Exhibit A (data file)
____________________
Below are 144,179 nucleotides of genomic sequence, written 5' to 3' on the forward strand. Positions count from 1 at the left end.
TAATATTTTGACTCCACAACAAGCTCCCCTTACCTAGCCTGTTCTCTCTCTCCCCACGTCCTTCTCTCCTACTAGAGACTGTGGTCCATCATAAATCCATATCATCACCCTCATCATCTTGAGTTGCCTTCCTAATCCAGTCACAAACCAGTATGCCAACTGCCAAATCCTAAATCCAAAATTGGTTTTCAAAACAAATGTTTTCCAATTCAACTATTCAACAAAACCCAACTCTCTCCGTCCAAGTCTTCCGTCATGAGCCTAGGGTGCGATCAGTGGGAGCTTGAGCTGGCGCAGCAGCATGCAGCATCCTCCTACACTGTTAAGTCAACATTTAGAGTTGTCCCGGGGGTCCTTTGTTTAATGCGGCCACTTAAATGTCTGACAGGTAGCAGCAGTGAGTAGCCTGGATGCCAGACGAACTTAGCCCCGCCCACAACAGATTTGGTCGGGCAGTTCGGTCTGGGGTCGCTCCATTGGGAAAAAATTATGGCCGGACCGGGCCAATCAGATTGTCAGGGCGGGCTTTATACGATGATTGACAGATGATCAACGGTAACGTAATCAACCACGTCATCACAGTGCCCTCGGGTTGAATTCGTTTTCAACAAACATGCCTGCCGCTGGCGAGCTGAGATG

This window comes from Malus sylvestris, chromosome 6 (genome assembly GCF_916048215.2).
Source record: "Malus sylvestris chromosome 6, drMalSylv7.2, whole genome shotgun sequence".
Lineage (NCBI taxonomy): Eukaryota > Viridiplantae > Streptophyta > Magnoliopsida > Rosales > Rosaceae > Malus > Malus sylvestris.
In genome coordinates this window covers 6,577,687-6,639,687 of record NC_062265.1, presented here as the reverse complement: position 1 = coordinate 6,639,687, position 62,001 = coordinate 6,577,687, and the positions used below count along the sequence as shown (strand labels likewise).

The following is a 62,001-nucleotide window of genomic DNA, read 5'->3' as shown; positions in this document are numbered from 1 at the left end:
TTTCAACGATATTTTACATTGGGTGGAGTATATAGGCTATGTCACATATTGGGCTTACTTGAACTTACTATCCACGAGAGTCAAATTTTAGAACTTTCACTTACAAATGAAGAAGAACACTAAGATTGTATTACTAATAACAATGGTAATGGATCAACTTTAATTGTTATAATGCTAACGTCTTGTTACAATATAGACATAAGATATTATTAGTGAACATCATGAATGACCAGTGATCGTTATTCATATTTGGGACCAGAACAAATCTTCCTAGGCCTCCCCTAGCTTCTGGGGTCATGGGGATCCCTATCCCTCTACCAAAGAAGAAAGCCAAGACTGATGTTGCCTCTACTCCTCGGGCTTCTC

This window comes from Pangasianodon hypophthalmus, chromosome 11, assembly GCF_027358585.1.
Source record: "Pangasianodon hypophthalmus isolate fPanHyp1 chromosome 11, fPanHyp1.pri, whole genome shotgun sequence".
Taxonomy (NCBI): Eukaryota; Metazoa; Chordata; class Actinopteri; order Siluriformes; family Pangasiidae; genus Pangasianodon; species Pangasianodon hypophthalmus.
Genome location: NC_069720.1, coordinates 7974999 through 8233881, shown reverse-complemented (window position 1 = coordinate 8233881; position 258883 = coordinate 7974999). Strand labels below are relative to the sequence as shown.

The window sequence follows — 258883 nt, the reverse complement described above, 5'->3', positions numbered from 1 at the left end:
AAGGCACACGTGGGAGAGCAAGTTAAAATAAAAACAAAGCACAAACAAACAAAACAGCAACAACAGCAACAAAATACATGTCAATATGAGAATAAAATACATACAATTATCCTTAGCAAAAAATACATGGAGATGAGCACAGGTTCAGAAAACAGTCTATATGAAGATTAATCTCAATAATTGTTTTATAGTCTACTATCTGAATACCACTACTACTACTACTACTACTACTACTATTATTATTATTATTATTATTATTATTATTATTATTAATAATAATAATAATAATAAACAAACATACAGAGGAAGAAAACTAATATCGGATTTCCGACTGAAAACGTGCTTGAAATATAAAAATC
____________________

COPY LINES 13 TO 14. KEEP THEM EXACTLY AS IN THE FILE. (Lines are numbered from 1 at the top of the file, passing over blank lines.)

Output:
The window sequence follows — 258883 nt, the reverse complement described above, 5'->3', positions numbered from 1 at the left end:
AAGGCACACGTGGGAGAGCAAGTTAAAATAAAAACAAAGCACAAACAAACAAAACAGCAACAACAGCAACAAAATACATGTCAATATGAGAATAAAATACATACAATTATCCTTAGCAAAAAATACATGGAGATGAGCACAGGTTCAGAAAACAGTCTATATGAAGATTAATCTCAATAATTGTTTTATAGTCTACTATCTGAATACCACTACTACTACTACTACTACTACTACTATTATTATTATTATTATTATTATTATTATTATTATTAATAATAATAATAATAATAAACAAACATACAGAGGAAGAAAACTAATATCGGATTTCCGACTGAAAACGTGCTTGAAATATAAAAATC